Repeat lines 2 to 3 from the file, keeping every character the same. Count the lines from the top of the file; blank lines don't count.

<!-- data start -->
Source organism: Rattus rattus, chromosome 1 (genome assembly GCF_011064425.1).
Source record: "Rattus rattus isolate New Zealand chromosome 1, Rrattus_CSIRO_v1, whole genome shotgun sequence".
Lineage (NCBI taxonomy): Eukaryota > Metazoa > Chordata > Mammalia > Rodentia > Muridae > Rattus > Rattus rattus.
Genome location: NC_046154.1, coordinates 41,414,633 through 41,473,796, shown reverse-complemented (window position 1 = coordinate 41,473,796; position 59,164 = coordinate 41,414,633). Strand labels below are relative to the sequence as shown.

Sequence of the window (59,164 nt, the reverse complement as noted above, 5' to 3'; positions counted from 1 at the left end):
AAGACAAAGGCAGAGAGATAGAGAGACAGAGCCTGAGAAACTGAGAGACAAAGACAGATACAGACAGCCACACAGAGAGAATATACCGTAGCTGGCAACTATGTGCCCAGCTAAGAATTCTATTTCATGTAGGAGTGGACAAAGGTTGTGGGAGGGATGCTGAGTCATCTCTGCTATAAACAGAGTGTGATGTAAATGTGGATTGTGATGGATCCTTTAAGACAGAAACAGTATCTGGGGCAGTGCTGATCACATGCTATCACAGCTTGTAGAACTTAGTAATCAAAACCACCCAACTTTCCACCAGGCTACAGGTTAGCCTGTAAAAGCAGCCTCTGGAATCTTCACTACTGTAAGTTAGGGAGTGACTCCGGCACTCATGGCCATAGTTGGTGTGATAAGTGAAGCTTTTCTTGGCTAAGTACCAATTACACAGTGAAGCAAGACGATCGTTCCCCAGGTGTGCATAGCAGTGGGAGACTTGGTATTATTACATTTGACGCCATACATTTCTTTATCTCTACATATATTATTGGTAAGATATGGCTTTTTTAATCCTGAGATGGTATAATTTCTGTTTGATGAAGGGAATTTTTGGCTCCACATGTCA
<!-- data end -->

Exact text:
Source record: "Rattus rattus isolate New Zealand chromosome 1, Rrattus_CSIRO_v1, whole genome shotgun sequence".
Lineage (NCBI taxonomy): Eukaryota > Metazoa > Chordata > Mammalia > Rodentia > Muridae > Rattus > Rattus rattus.